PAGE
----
I’m excited to announce that I’ll be giving the keynote speech at this year’s Doxacon (a Christian convention on fantasy and science fiction)! Tickets are on sale now (with a special rate for students, priests, and consecrated religious).
My husband will also be speaking at this year’s Doxacon, and here’s what we’re both speaking on:
Leah Libresco—Wizardry and the Wounds of the World
Many fantasy novels see wizardry as a response to the woundedness of the world. Diane Duane’s Young Wizards series sees its wizards fighting entropy and offering healing, whereas Lev Grossman’s The Magicians trilogy has his heroes driven by anger at the brokenness of the world; their hatred for it is strong enough for them to reshape it. How does fantasy teach us to respond to the wound of original sin, and to join Christ in the work of making the crooked straight?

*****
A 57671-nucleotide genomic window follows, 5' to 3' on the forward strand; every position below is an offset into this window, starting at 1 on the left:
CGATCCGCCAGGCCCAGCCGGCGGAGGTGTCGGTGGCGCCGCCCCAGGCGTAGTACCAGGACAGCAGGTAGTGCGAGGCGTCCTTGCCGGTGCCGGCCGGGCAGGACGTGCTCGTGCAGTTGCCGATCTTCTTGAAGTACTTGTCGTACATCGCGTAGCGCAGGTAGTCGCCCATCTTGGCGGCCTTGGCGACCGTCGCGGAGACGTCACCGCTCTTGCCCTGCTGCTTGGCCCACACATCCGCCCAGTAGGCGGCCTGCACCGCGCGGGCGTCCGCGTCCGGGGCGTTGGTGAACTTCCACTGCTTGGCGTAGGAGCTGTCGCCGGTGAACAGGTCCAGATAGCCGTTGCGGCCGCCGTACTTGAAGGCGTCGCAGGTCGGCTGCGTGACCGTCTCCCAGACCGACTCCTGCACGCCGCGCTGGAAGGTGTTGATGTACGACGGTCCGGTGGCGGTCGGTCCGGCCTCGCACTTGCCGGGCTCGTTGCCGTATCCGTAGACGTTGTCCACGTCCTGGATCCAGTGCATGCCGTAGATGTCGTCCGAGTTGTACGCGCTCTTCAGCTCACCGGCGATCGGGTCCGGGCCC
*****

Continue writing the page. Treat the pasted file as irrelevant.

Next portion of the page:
Alexi Sargeant—Authority in the Marvel Cinematic Universe
Marvel Studios created an unprecedented shared cinematic universe by taking once-lesser-known characters like Iron Man, Captain America, and Thor and weaving their stories together. Now, every other Hollywood franchise is scrambling to replicate Marvel’s model. But what sets the Marvel universe apart? In movies like Captain America: The Winter Soldier, the Avengers films, and Captain America: Civil War, the filmmakers grapple with the most profound themes of their comic book source material: power and authority. Who should decide how and when superheroes use their abilities? Who do these heroes serve and to whom do they answer? Taking on these questions makes the Marvel Cinematic Universe a mature piece of storytelling in a far more effective way than simply layering on a gritty tone. This talk will delve into how the Marvel Cinematic Universe grapples with the most important issues of super heroic fiction, including responsibility, idealism, and fascism.
Two of the panels we’re really excited to attend are Eve Tushnet’s (author of Amends) on “The Humiliation of Authority in Horror Films” and Rosamund Hodge’s (author of Crimson Bound) on “loving your enemy” and certain tropes of YA romance.